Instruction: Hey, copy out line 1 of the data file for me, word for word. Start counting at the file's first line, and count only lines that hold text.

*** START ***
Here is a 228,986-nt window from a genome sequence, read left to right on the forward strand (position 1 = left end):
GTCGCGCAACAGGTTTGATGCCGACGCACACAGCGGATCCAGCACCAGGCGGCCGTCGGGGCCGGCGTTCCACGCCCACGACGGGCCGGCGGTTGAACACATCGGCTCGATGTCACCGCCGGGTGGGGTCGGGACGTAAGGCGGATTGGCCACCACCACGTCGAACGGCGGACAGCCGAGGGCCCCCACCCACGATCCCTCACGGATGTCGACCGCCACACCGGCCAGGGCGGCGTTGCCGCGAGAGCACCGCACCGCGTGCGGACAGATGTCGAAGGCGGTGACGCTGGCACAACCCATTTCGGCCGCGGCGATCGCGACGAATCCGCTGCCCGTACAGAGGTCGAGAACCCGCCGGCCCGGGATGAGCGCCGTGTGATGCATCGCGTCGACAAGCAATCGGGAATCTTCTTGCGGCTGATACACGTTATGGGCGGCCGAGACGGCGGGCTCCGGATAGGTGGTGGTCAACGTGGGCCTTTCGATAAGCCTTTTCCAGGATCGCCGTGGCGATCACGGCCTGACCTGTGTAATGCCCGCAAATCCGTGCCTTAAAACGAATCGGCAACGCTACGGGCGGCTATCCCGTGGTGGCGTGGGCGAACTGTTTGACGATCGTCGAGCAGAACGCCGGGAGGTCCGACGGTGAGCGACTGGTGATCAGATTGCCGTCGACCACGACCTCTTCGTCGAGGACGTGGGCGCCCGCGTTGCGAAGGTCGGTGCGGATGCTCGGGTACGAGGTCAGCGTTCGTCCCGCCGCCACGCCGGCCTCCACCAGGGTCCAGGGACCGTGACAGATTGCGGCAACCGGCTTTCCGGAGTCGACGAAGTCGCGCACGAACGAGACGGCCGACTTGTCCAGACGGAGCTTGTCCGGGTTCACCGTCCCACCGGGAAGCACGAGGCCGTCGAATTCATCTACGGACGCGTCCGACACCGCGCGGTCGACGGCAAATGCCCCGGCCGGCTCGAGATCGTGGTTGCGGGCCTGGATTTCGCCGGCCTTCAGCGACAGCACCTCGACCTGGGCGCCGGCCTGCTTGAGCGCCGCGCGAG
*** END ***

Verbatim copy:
Here is a 228,986-nt window from a genome sequence, read left to right on the forward strand (position 1 = left end):